Skip to content
Thomson Reuters
Climate & Energy

At U.N., Trump adviser says U.S. still leaving Paris climate pact

Jeff Mason

18 Sep 2017

NEW YORK (Reuters) – President Donald Trump’s top economic adviser said at the United Nations on Monday the United States had not changed its plans to withdraw from the Paris climate pact without a renegotiation favorable to Washington, with little appetite for such a step in the international community.

Trump in June announced his decision to withdraw the United States from the Paris climate agreement, saying it would put U.S. industries at a disadvantage, cost U.S. jobs, weaken American national sovereignty and put the country at a permanent disadvantage to the other countries of the world.

“We made the president’s position unambiguous, to where the president stands, where the administration stands on Paris,” Cohn said after the informal breakfast meeting with ministers from about a dozen countries on the sidelines of the annual gathering of world leaders at the United Nations.

In a statement issued after the meeting, a White House official said: “We are withdrawing from the Paris Agreement unless we can reengage on terms more favorable to the United States. This position was made very clear during the breakfast.”

U.S. officials attended a Montreal meeting on Saturday of ministers from more than 30 of the nations that signed the climate change agreement. The Wall Street Journal reported that Trump administration officials had said Washington would not pull out of the agreement and had offered to re-engage.

“There was some confusion over the weekend and I think we removed all the confusion,” Cohn, director of the National Economic Council, told reporters, adding that he was referring to the meeting in Montreal.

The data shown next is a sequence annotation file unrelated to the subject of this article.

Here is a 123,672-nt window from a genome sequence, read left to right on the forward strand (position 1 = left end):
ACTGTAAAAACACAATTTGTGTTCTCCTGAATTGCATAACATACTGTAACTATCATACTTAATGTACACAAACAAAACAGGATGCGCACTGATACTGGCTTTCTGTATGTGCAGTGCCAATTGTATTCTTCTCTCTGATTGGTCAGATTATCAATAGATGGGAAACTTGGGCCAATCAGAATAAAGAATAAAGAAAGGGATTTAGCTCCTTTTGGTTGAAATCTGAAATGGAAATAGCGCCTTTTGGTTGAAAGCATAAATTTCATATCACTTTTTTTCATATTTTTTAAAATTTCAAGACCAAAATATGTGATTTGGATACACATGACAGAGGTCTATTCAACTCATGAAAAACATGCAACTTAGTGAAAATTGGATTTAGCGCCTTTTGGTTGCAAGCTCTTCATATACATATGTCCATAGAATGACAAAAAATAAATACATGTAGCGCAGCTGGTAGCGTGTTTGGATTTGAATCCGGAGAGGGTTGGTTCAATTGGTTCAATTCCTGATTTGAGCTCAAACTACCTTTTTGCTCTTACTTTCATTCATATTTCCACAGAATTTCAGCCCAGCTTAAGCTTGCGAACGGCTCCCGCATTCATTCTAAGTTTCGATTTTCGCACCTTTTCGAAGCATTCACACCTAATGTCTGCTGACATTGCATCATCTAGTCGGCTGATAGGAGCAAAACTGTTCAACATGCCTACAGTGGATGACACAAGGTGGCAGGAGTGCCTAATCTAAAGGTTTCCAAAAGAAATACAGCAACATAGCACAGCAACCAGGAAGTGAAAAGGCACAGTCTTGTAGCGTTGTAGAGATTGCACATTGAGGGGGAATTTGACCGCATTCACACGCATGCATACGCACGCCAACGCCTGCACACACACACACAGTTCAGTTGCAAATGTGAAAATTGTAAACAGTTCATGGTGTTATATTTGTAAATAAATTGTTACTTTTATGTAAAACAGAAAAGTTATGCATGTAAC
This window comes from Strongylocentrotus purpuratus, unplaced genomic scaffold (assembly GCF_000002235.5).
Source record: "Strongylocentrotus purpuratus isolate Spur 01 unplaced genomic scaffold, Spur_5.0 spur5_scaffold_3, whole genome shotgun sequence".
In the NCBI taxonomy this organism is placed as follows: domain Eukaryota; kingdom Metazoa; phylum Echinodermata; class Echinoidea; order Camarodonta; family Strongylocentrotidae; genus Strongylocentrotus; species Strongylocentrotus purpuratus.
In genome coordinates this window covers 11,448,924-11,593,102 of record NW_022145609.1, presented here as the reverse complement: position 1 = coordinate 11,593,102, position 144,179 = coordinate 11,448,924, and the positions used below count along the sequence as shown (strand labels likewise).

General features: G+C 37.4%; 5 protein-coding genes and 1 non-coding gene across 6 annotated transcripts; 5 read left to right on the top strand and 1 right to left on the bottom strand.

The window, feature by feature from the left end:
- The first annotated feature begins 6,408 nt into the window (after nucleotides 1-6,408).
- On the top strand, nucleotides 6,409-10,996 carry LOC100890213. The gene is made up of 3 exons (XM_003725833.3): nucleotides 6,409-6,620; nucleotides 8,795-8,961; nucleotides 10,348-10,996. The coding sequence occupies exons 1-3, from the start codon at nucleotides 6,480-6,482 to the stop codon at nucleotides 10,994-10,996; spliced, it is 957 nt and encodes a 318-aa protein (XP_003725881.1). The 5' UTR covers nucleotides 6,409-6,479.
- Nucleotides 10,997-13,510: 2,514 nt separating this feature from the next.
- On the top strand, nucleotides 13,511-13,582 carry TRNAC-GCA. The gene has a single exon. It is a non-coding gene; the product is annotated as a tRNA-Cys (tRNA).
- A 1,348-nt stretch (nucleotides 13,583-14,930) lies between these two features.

Secretary of State Rex Tillerson said on Sunday that the United States could remain in the Paris climate accord under the right conditions.

Cohn, who is overseeing the issue for Trump, on Monday declined to elaborate on suitable terms that the United States would consider to remain in the climate change pact.

“The mood was good,” Cohn said of the meeting. “Very constructive. Everyone wants to work together. Everyone wants to understand everyone’s position. I think everyone has a understanding where we all want to get to.”

Reporting by Jeff Mason, Writing by Michelle Nichols
Release: Bold Climate Action Could Deliver US $26 Trillion to 2030, Finds Global Commission Appetite for destruction: Soy boom devours Brazil’s tropical savanna In a posh Bangkok neighbourhood, residents trade energy with blockchain Sucking carbon from air, Swiss firm wins new funds for climate fix EXECUTIVE PERSPECTIVE: Wealthy countries can no longer pretend that climate change won’t affect them Texas, refineries urged to plan storm shutdowns to cut pollution Fight fires with indigenous knowledge, researchers say Israel seeks early re-tender of mining rights to shore up Dead Sea Blockchain firm Soluna to build 900MW wind farm in Morocco: CEO Palestinians turn to the sun to reduce their power shortfall